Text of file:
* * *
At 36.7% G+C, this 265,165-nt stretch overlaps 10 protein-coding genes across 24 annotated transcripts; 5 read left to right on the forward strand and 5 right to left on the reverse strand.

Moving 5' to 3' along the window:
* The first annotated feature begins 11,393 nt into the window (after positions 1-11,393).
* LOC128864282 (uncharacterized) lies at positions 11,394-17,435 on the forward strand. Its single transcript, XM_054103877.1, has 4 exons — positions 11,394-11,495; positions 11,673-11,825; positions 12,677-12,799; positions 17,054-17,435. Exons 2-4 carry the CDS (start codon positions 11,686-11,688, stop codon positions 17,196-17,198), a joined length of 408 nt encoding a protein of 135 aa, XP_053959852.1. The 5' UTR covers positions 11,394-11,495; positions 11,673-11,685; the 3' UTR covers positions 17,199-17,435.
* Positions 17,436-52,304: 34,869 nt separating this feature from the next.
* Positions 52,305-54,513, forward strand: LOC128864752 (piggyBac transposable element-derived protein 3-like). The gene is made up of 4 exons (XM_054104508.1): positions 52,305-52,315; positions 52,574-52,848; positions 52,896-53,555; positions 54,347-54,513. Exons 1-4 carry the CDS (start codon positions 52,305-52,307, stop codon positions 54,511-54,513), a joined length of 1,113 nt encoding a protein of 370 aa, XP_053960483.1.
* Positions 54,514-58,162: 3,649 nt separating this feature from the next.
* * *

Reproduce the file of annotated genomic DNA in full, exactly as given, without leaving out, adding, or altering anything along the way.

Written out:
At 36.7% G+C, this 265,165-nt stretch overlaps 10 protein-coding genes across 24 annotated transcripts; 5 read left to right on the forward strand and 5 right to left on the reverse strand.

Moving 5' to 3' along the window:
* The first annotated feature begins 11,393 nt into the window (after positions 1-11,393).
* LOC128864282 (uncharacterized) lies at positions 11,394-17,435 on the forward strand. Its single transcript, XM_054103877.1, has 4 exons — positions 11,394-11,495; positions 11,673-11,825; positions 12,677-12,799; positions 17,054-17,435. Exons 2-4 carry the CDS (start codon positions 11,686-11,688, stop codon positions 17,196-17,198), a joined length of 408 nt encoding a protein of 135 aa, XP_053959852.1. The 5' UTR covers positions 11,394-11,495; positions 11,673-11,685; the 3' UTR covers positions 17,199-17,435.
* Positions 17,436-52,304: 34,869 nt separating this feature from the next.
* Positions 52,305-54,513, forward strand: LOC128864752 (piggyBac transposable element-derived protein 3-like). The gene is made up of 4 exons (XM_054104508.1): positions 52,305-52,315; positions 52,574-52,848; positions 52,896-53,555; positions 54,347-54,513. Exons 1-4 carry the CDS (start codon positions 52,305-52,307, stop codon positions 54,511-54,513), a joined length of 1,113 nt encoding a protein of 370 aa, XP_053960483.1.
* Positions 54,514-58,162: 3,649 nt separating this feature from the next.